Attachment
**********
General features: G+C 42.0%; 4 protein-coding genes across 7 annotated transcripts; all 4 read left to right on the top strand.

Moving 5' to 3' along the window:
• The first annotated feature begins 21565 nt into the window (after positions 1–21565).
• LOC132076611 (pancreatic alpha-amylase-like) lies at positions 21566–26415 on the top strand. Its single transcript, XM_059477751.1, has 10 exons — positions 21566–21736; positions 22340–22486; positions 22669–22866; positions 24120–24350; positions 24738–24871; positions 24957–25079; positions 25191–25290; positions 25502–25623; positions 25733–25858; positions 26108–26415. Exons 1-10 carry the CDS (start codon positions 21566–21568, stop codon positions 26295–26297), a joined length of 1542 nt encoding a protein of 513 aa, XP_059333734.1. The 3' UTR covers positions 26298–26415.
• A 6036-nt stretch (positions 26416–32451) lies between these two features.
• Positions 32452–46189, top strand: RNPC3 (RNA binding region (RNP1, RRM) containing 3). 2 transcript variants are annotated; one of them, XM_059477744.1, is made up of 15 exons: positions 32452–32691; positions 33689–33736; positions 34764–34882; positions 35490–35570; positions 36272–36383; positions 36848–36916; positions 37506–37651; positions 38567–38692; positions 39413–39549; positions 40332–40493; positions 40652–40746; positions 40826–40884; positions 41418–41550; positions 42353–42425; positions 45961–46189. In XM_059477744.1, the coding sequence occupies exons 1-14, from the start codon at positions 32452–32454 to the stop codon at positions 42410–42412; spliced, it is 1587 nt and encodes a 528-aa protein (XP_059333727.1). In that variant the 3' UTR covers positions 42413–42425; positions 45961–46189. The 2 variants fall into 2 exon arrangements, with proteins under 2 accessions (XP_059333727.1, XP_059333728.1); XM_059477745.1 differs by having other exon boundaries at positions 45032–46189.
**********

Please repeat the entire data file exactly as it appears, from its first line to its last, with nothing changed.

General features: G+C 42.0%; 4 protein-coding genes across 7 annotated transcripts; all 4 read left to right on the top strand.

Moving 5' to 3' along the window:
• The first annotated feature begins 21565 nt into the window (after positions 1–21565).
• LOC132076611 (pancreatic alpha-amylase-like) lies at positions 21566–26415 on the top strand. Its single transcript, XM_059477751.1, has 10 exons — positions 21566–21736; positions 22340–22486; positions 22669–22866; positions 24120–24350; positions 24738–24871; positions 24957–25079; positions 25191–25290; positions 25502–25623; positions 25733–25858; positions 26108–26415. Exons 1-10 carry the CDS (start codon positions 21566–21568, stop codon positions 26295–26297), a joined length of 1542 nt encoding a protein of 513 aa, XP_059333734.1. The 3' UTR covers positions 26298–26415.
• A 6036-nt stretch (positions 26416–32451) lies between these two features.
• Positions 32452–46189, top strand: RNPC3 (RNA binding region (RNP1, RRM) containing 3). 2 transcript variants are annotated; one of them, XM_059477744.1, is made up of 15 exons: positions 32452–32691; positions 33689–33736; positions 34764–34882; positions 35490–35570; positions 36272–36383; positions 36848–36916; positions 37506–37651; positions 38567–38692; positions 39413–39549; positions 40332–40493; positions 40652–40746; positions 40826–40884; positions 41418–41550; positions 42353–42425; positions 45961–46189. In XM_059477744.1, the coding sequence occupies exons 1-14, from the start codon at positions 32452–32454 to the stop codon at positions 42410–42412; spliced, it is 1587 nt and encodes a 528-aa protein (XP_059333727.1). In that variant the 3' UTR covers positions 42413–42425; positions 45961–46189. The 2 variants fall into 2 exon arrangements, with proteins under 2 accessions (XP_059333727.1, XP_059333728.1); XM_059477745.1 differs by having other exon boundaries at positions 45032–46189.